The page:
The Common Read: Albert Kim of MCC ICE Radio interviews guest Rosalyn Wormack, Common Read Coordinator and Dean Sandra Palmer, MCC Academic Provost on the importance of the Common Read Initiative. You can listen to the complete interview here.
Nora Uricchio, Program Coordinator for the Radiation Therapy Program at Manchester Community College, talks about radiation therapy then and now. This lecture was for the Common Read program, at the college, and the book "The Immortal Life of Henrietta Lacks".
Cancer Cell Research: The Way of All Flesh (57:00)
For years, scientists tried to get cancer cells to reproduce outside of the body with little success. In 1951, a few days before an African-American woman named Henrietta Lacks died of cervical cancer in a Baltimore hospital, and without her consent, a scientist took samples from her remarkably aggressive tumor and placed them in growth medium to see if the cancerous cells would survive and grow. Not only did they flourish, but Henrietta’s cells have since proven vital to cancer research worldwide. Known as the HeLa immortal cell line in biomedical research, Henrietta's cells have endured for decades in labs around the world while she remained anonymous and unrecognized. This program examines how HeLa cells have advanced the war on cancer and why they have caused controversy among scientists in the highly politicized research community. (60 minutes)
If you have trouble playing this clip off-campus, try this.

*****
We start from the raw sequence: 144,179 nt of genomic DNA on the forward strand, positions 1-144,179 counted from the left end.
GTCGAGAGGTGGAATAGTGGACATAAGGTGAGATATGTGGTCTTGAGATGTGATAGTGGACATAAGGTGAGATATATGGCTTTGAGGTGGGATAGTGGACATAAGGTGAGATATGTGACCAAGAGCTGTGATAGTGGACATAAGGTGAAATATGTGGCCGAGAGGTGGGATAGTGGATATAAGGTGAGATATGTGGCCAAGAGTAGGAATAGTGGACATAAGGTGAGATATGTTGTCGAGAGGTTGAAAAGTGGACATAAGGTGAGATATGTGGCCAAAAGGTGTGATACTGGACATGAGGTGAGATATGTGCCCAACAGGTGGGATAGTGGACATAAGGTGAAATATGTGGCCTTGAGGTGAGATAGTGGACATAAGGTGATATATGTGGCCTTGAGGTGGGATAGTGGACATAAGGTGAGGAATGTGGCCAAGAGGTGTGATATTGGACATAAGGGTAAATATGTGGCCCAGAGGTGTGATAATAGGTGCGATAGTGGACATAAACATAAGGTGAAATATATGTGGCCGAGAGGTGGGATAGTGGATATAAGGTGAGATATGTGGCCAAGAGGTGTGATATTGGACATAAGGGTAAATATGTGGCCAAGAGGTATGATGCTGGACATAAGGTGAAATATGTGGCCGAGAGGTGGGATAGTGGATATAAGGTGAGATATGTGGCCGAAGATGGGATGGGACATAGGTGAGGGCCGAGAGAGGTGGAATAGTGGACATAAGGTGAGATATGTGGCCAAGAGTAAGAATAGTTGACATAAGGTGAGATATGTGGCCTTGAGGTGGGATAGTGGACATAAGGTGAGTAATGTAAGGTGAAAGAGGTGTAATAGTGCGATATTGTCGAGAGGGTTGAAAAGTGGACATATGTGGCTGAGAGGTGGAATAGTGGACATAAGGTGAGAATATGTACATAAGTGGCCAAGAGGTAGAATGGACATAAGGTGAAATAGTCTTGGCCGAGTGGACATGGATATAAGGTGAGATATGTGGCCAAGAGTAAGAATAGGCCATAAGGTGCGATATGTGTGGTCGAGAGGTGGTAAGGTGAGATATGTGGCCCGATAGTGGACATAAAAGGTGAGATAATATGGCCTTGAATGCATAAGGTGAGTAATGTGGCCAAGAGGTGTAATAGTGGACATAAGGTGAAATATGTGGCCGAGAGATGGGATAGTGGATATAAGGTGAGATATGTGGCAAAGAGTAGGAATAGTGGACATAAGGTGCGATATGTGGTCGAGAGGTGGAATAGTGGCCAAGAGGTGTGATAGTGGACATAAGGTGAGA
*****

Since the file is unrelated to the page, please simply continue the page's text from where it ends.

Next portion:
Author Rebecca Skloot (RebeccaSkloot.com) hit the road on January 29, 2010 for The Immortal Book Tour, a four-month self-organized grassroots tour for her newly published New York Times bestselling book, The Immortal Life of Henrietta Lacks, about the immortal HeLa cells: Doctors took her cells without asking. Those cells never died. They launched a medical revolution and a multimillion-dollar industry. More than twenty years later, her children found out. Their lives would never be the same.
Published on Oct 8, 2013
In 1952 doctors took cells from Henrietta Lacks without asking. These cells launched a medical revolution and are still alive today. Her experience and that of her family tell a story about medical ethics, cell biology, race and poverty in the book, The Immortal Life of Henrietta Lacks by Rebecca Skloot.
On September 26, 2013, a panel discussion was held in the Tampa Library's Grace Allen Room with USF faculty discussing the controversial issues and answering important questions raised in this story. Panelist included:
Dr. Richard Pollenz, Professor, Associate Dean, & Cell Biologist
Dr. William Mark Goodwin, Assistant Professor of Philosophy
Dr. Cheryl Rodriguez, Cultural Anthropologist
Dr. Lois LaCivita Nixon, Bioethics and Medical Humanities
Dr. Christina Partin, Sociologist
Extraordinary Cells (02:41)
From Title: Henrietta Lacks Was Never Compensated for Cells